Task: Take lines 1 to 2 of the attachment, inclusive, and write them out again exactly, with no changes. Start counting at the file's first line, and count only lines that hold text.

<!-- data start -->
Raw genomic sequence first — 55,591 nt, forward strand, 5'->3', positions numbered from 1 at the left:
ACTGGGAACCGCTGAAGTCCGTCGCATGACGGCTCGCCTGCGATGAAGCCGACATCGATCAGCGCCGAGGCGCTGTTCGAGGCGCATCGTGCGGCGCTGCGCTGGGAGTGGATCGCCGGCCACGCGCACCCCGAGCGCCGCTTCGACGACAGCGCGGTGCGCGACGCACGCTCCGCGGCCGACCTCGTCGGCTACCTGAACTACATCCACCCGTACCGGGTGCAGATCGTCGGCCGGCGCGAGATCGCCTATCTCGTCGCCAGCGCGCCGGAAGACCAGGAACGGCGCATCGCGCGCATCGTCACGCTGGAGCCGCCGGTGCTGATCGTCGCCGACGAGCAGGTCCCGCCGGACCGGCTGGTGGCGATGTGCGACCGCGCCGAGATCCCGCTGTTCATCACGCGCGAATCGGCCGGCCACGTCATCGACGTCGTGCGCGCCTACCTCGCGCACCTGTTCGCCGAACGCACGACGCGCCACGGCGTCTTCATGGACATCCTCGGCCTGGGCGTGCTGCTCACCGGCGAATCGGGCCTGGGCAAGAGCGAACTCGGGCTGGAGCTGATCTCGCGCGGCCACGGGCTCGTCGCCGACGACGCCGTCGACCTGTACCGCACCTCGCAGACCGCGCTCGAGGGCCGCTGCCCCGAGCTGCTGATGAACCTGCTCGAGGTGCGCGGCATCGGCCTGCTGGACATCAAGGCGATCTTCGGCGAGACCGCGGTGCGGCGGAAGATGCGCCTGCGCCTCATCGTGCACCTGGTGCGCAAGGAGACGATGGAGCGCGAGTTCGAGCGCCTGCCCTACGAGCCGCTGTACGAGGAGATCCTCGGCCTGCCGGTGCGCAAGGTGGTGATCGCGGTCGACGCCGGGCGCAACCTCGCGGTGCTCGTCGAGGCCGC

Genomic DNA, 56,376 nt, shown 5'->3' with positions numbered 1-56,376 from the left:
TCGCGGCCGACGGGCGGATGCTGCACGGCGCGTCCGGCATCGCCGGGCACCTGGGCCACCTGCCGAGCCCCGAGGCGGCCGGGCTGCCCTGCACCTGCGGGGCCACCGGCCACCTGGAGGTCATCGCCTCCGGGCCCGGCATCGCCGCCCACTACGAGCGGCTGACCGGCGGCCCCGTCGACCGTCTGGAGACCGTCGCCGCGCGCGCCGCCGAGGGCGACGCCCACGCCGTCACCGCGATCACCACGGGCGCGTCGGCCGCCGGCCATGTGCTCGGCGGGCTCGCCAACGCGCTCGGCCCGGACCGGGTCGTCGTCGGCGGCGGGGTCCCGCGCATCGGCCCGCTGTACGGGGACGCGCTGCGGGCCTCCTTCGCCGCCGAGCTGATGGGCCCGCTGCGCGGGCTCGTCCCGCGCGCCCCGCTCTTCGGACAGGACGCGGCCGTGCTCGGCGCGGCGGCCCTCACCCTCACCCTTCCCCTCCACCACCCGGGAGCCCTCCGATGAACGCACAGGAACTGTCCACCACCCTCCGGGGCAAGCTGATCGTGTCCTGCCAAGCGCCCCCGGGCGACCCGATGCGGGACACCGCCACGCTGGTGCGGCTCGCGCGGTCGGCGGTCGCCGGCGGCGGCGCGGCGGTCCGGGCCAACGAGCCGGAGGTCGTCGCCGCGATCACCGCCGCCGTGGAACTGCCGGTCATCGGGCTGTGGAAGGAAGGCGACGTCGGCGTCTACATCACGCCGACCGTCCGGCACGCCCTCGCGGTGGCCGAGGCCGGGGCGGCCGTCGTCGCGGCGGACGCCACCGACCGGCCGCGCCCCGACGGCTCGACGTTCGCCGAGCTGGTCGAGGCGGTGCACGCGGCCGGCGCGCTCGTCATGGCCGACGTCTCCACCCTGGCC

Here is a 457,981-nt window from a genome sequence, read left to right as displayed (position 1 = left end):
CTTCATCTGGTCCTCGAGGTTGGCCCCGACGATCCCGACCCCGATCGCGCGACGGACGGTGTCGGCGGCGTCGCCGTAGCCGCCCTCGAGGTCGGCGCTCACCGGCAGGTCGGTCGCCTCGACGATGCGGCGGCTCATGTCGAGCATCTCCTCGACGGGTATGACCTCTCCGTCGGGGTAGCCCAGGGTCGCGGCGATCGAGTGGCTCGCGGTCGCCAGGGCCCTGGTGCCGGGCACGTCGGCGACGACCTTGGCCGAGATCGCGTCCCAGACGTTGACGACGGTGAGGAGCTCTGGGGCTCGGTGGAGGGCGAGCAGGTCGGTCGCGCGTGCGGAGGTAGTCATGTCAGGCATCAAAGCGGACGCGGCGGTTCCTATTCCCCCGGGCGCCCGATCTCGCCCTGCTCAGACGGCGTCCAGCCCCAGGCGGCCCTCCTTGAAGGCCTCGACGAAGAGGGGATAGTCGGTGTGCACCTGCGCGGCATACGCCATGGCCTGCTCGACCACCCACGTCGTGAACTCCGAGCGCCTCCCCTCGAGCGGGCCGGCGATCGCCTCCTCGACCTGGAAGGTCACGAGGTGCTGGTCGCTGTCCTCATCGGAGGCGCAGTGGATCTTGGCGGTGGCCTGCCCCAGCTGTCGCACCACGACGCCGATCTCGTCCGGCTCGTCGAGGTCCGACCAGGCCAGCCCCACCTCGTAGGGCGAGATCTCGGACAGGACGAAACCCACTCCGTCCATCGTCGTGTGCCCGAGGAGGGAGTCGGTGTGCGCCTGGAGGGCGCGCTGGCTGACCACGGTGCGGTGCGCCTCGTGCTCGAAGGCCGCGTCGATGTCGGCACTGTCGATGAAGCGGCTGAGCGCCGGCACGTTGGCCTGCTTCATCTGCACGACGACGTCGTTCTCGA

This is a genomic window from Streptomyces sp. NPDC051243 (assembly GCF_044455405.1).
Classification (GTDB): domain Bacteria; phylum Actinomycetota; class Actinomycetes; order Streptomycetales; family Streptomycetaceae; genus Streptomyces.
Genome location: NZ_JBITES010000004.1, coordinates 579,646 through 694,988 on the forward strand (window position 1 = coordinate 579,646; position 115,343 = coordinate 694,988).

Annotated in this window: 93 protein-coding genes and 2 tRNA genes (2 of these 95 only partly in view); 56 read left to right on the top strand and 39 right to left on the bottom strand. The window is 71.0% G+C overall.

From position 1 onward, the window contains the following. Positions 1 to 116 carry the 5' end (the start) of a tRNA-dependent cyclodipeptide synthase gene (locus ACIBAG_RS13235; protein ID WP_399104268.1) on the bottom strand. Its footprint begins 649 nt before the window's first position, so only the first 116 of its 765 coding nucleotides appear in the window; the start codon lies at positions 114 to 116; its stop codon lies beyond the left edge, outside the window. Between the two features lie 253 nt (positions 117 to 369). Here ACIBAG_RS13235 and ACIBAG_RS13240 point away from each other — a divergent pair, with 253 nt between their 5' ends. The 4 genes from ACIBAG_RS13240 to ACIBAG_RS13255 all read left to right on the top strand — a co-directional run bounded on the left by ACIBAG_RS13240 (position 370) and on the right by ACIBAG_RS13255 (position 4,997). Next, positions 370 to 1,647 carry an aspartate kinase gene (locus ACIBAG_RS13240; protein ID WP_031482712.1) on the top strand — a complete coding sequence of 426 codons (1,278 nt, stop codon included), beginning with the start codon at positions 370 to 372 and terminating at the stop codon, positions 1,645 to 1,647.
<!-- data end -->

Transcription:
Raw genomic sequence first — 55,591 nt, forward strand, 5'->3', positions numbered from 1 at the left:
ACTGGGAACCGCTGAAGTCCGTCGCATGACGGCTCGCCTGCGATGAAGCCGACATCGATCAGCGCCGAGGCGCTGTTCGAGGCGCATCGTGCGGCGCTGCGCTGGGAGTGGATCGCCGGCCACGCGCACCCCGAGCGCCGCTTCGACGACAGCGCGGTGCGCGACGCACGCTCCGCGGCCGACCTCGTCGGCTACCTGAACTACATCCACCCGTACCGGGTGCAGATCGTCGGCCGGCGCGAGATCGCCTATCTCGTCGCCAGCGCGCCGGAAGACCAGGAACGGCGCATCGCGCGCATCGTCACGCTGGAGCCGCCGGTGCTGATCGTCGCCGACGAGCAGGTCCCGCCGGACCGGCTGGTGGCGATGTGCGACCGCGCCGAGATCCCGCTGTTCATCACGCGCGAATCGGCCGGCCACGTCATCGACGTCGTGCGCGCCTACCTCGCGCACCTGTTCGCCGAACGCACGACGCGCCACGGCGTCTTCATGGACATCCTCGGCCTGGGCGTGCTGCTCACCGGCGAATCGGGCCTGGGCAAGAGCGAACTCGGGCTGGAGCTGATCTCGCGCGGCCACGGGCTCGTCGCCGACGACGCCGTCGACCTGTACCGCACCTCGCAGACCGCGCTCGAGGGCCGCTGCCCCGAGCTGCTGATGAACCTGCTCGAGGTGCGCGGCATCGGCCTGCTGGACATCAAGGCGATCTTCGGCGAGACCGCGGTGCGGCGGAAGATGCGCCTGCGCCTCATCGTGCACCTGGTGCGCAAGGAGACGATGGAGCGCGAGTTCGAGCGCCTGCCCTACGAGCCGCTGTACGAGGAGATCCTCGGCCTGCCGGTGCGCAAGGTGGTGATCGCGGTCGACGCCGGGCGCAACCTCGCGGTGCTCGTCGAGGCCGC